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Tag » David Neyland
  1. There has been dissatisfaction on the right with Mae Jemison's handling of the DARPA grant to get private investors to build a starship in the next 100 years.
    On May 12, 2013, at 9:37 PM, Angelo wrote:

    Jack, I heard that in 2 years (from Orlando 2011) she just did nothing useful, she did not find any single investor, she spent almost all DARPA grant (500 k$) and no one knows how, she left her partner Icarus Interstellar without a penny. I don´t know if this is the whole truth but I think that we are very close to it! :-)
    In fact this year Icarus interstellar is organizing his own symposium on interstellar propulsion and missions.


    Come on, Jack, regarding Hill´s book please tell me your opinion on the UFO propulsion system described by Hill. I think that it is consistent with the witnessed UFO performance, but...



    Some see the whole effort as a political kow towing to the politically correct left.

    Jack Sarfatti
    Back in London after two weeks in Paris, Provence and Geneva, the UFO controversy and the failure of the DARPA 100 Year Star Ship Project heat up.
    • Jack Sarfatti On May 17, 2013, at 9:00 AM, AC wrote:

      "I am wary of claiming hard evidence when there is precisely zero evidence of FTL being achieved by UFOs. Tight-turns and flickering images is evidence? Sherlock Holmes' advised eliminating the possible before concluding the impossible. Don't mistake the light-show for the reality."

      Jack: You miss the obvious point, which is that if UFOs are real alien ET craft, the only way they can get here is with low-power warp/wormhole technology. The evidence is much better than a Roschach inkblot. Many informed people on the list think you grossly under-value the UFO evidence for real machines of extraordinary technology - including weapons. It's ultimately a Bayesean gamble. I am betting that real low power UFO alien ET technology is out there. You can continue on your path, but I doubt you will ever get serious funding for it. I hope I am wrong in that prediction.

      AC "As for funding proposals, it's far too early to propose to build starship. A sad fact that every starry-eyed dreamer presently lives with. My final question wasn't a rhetorical device - what sighting makes a solid case for FTL in UFOs?"

      Jack: Ask the experts like Eric Davis, Bruce Maccabee, Stanton Friedmann, Hal Puthoff. My own focus is NOT the observational UFO evidence. My job is simply, ASSUME as a thought experiment, that alien ET UFO machines are here (possibly time machines from our future descendants here on Earth in a Novikov loop in time - Destiny Matrix) then how can we copy/reverse engineer their technology.
    • Jack Sarfatti On May 17, 2013, at 10:14 AM, JACK SARFATTI <adastra1@mac.com> wrote:

      Eric has outed himself many times in the public record.

      Begin forwarded message:

      From: ....
      Subject: Re: Eric Davis On the Limits of Academic Discussion and How this Stifles Progress
      Date: May 17, 2013 8:37:03 AM GMT+01:00
      To: JACK SARFATTI <adastra1@mac.com>

      Interesting. I've read the Hill book and have owned a copy since its initial publication. It's littered with margin notes and highlighting, as I consider it among the best in print on the subject. You might also be aware of Dr. Wang Sichao's statements, of Nanjing University's Purple Mountain Observatory, regarding tracking inbound objects decelerating from .8c.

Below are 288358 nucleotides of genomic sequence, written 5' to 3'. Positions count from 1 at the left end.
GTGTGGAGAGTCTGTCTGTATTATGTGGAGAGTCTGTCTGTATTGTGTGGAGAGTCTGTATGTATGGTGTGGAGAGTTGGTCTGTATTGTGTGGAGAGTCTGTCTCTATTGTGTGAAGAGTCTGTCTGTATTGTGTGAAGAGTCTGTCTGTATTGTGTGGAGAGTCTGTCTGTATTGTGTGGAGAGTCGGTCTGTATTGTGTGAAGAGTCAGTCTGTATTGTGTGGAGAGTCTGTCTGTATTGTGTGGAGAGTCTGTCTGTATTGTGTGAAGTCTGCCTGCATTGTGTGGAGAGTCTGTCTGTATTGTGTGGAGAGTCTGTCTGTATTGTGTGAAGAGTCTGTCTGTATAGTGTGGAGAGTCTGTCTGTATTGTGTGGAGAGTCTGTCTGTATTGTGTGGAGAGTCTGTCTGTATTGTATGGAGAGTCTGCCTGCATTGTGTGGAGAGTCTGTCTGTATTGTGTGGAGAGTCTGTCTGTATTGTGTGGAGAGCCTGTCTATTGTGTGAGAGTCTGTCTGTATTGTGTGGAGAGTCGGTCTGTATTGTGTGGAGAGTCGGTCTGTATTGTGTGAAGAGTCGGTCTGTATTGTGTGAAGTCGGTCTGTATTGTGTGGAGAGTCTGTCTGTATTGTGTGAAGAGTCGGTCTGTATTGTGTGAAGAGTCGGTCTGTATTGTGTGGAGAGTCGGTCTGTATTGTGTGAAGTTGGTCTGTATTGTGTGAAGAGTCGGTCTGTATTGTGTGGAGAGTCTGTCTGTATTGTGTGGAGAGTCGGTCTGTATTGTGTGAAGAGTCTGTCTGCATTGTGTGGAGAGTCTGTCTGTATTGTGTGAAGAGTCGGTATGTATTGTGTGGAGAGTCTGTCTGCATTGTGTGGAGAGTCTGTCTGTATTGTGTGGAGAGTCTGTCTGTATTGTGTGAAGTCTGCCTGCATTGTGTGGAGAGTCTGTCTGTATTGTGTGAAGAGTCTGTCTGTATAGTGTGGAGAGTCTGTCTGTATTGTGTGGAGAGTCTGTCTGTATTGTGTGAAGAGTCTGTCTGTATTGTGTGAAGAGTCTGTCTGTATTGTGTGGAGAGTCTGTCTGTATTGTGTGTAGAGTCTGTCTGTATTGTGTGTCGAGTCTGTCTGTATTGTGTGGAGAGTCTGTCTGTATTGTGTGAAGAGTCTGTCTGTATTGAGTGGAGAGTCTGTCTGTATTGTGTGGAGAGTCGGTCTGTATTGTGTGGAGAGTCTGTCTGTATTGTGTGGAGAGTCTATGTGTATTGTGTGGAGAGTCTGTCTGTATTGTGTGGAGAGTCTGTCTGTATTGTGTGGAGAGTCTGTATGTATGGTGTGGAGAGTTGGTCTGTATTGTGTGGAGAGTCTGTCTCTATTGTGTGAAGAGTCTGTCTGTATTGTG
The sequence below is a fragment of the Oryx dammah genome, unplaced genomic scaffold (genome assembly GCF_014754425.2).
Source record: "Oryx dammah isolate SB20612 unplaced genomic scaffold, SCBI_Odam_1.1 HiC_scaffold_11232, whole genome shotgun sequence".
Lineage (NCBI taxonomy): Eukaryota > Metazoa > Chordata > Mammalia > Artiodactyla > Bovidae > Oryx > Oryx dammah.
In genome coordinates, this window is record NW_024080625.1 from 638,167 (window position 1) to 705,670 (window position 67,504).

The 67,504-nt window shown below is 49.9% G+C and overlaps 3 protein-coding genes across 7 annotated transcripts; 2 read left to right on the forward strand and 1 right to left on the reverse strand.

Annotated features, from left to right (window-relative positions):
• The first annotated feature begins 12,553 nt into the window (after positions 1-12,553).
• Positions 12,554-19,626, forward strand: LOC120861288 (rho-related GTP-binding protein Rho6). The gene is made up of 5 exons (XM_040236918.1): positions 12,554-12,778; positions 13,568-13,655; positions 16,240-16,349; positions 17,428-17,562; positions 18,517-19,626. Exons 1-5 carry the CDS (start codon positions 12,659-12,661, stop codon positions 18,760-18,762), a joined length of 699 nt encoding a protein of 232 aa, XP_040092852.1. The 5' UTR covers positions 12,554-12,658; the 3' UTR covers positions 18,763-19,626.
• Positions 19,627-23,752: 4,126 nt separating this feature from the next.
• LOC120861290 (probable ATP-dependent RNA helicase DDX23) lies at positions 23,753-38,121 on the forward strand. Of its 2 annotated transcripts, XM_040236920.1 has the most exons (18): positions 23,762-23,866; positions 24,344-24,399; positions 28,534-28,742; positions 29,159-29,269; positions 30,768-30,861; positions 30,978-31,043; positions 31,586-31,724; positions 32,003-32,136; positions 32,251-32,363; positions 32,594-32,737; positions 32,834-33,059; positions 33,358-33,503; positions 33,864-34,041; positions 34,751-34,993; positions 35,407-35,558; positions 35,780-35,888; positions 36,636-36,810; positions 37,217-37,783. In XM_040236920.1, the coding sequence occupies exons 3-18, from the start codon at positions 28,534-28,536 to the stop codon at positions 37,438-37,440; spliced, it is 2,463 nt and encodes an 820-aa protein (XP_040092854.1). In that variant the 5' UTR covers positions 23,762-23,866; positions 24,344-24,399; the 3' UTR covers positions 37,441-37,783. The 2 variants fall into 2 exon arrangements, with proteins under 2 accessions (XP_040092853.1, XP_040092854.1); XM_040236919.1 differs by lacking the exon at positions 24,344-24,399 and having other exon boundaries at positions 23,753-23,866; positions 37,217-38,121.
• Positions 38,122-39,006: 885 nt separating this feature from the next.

"During his August 23 speech in Guangzhou, Sichao stated that UFOs have been observed by astronomers traveling as fast as 80 percent of the speed of light at distances of between 150 and 1,500 km from Earth."


      I have been trying to find a contact for Dr. Wang for some time for a quote on the record, but my Chinese isn't good enough for cogent communication; I only took two years at uni.

      However, out of respect, I do not wish to use this statement of yours about Dr. Davis unless you wish to publicly out him, and I don't think that would benefit your working relationship. He is not responding to requests for comment. Nor will Professor Peter Sturrock of Stanford, who I am almost certain asked the question based on video imagery and audio of his voice, as well as a nondenial-denial statement of his in email. I recognize that going public could have damaging repercussions for Dr. Davis' career and do not wish to impede his work. On the other hand, that statement of his I quoted has been unnoticed on the public record for over two years and so I believed it was fair game. I note Dr. Davis is scheduled to speak at MUFON's 2013 symposium. I'm trying to line up someone in attendance to directly ask him for a quote regarding that statement.

      The technical details regarding the correctness, or lack thereof, in his analysis I'll leave to those better educated in the field. If I might quote that I'd be thankful. But a general quote on the stifling of fringe research into anomalous events is also of interest. I'm currently reading a fascinating paper by Roland Benabou of Princeton, "Groupthink: Collective Delusions in Organizations and Markets" which I believe to be relevant, along with Kuhn's classic.

      http://www.princeton.edu/~rbenabou/papers/Review of Economic Studies-2013-Benabou-429-62.pdf

      Thank you,
      Purple Hills Observatory professor says objects demonstrate anti-gravity capabilities
    • Jack Sarfatti On Fri, May 17, 2013 at 3:07 PM, JACK SARFATTI <adastra1@mac.com> wrote:
      Yes, of course. I know Eric Davis for years from Joe Firmage's ISSO and I am completely aware of his position on this and what his real secret work is/was about. Eric is wrong about no evidence for warp drive in near earth flight. 180 degree turns at high speed is evidence as is sudden stopping and apparent dematerialization. See, e.g. Paul Hill's book. Also he contradicts himself below when he talks about the possible wormhole on the Bigelow ranch. Wormhole and warp drive physics are both essentially the same and the evidence is that there is a low power technology for them. I gave a paper on this at the Oct 1, 2011 DARPA 100 yss Starship Meeting. Vince Tefilio and two referees at JBIS, who obviously were not competent, mistakenly thought I was talking about simulations of warp drive in meta-materials. That is not the case and Jim Woodward correctly describes what I actually wrote in his Star Ship book (Springer-Verlag). One referee did not understand textbook quantum density matrix formalism - pathetic.

      On May 17, 2013, at 5:28 AM, JMG wrote:

      Dr. Sarfatti,

      We have been in limited contact before. Would you be willing to give a quote on the record concerning the limits of academic debate in regard to fringe physics and other scientific matters? I wish to write about how cultural limits within the scientific, academic and grant funding establishment impede discovery and stifle careers.